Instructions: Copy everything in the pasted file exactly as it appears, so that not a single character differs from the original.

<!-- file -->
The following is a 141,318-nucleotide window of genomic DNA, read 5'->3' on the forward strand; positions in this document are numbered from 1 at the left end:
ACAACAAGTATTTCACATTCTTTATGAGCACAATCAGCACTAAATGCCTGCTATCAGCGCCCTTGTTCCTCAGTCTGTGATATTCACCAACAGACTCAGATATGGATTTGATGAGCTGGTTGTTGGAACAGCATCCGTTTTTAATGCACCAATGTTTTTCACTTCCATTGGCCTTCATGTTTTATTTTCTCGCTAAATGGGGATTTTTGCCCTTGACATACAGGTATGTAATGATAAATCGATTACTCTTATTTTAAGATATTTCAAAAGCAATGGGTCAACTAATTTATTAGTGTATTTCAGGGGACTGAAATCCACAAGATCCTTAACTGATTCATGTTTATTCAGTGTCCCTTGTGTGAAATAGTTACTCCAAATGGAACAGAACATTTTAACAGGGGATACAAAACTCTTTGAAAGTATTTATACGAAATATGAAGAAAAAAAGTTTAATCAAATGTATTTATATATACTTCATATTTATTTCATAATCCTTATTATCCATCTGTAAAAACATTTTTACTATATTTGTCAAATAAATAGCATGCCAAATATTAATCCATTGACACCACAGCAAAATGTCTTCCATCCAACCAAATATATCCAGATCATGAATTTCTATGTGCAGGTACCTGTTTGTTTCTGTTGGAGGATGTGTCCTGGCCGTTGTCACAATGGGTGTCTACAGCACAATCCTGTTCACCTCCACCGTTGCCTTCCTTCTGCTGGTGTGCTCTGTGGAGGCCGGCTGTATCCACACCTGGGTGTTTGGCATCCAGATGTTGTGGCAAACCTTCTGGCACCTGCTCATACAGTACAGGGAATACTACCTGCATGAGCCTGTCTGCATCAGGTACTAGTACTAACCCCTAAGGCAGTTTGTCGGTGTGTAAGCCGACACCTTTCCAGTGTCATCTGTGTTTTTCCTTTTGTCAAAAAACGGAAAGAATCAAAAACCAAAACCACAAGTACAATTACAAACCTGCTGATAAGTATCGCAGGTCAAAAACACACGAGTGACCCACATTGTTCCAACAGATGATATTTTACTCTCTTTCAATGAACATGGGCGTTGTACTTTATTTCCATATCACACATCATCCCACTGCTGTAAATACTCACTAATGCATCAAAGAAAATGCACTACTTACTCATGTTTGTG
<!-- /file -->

The following is a 141,318-nucleotide window of genomic DNA, read 5'->3' on the forward strand; positions in this document are numbered from 1 at the left end:
ACAACAAGTATTTCACATTCTTTATGAGCACAATCAGCACTAAATGCCTGCTATCAGCGCCCTTGTTCCTCAGTCTGTGATATTCACCAACAGACTCAGATATGGATTTGATGAGCTGGTTGTTGGAACAGCATCCGTTTTTAATGCACCAATGTTTTTCACTTCCATTGGCCTTCATGTTTTATTTTCTCGCTAAATGGGGATTTTTGCCCTTGACATACAGGTATGTAATGATAAATCGATTACTCTTATTTTAAGATATTTCAAAAGCAATGGGTCAACTAATTTATTAGTGTATTTCAGGGGACTGAAATCCACAAGATCCTTAACTGATTCATGTTTATTCAGTGTCCCTTGTGTGAAATAGTTACTCCAAATGGAACAGAACATTTTAACAGGGGATACAAAACTCTTTGAAAGTATTTATACGAAATATGAAGAAAAAAAGTTTAATCAAATGTATTTATATATACTTCATATTTATTTCATAATCCTTATTATCCATCTGTAAAAACATTTTTACTATATTTGTCAAATAAATAGCATGCCAAATATTAATCCATTGACACCACAGCAAAATGTCTTCCATCCAACCAAATATATCCAGATCATGAATTTCTATGTGCAGGTACCTGTTTGTTTCTGTTGGAGGATGTGTCCTGGCCGTTGTCACAATGGGTGTCTACAGCACAATCCTGTTCACCTCCACCGTTGCCTTCCTTCTGCTGGTGTGCTCTGTGGAGGCCGGCTGTATCCACACCTGGGTGTTTGGCATCCAGATGTTGTGGCAAACCTTCTGGCACCTGCTCATACAGTACAGGGAATACTACCTGCATGAGCCTGTCTGCATCAGGTACTAGTACTAACCCCTAAGGCAGTTTGTCGGTGTGTAAGCCGACACCTTTCCAGTGTCATCTGTGTTTTTCCTTTTGTCAAAAAACGGAAAGAATCAAAAACCAAAACCACAAGTACAATTACAAACCTGCTGATAAGTATCGCAGGTCAAAAACACACGAGTGACCCACATTGTTCCAACAGATGATATTTTACTCTCTTTCAATGAACATGGGCGTTGTACTTTATTTCCATATCACACATCATCCCACTGCTGTAAATACTCACTAATGCATCAAAGAAAATGCACTACTTACTCATGTTTGTG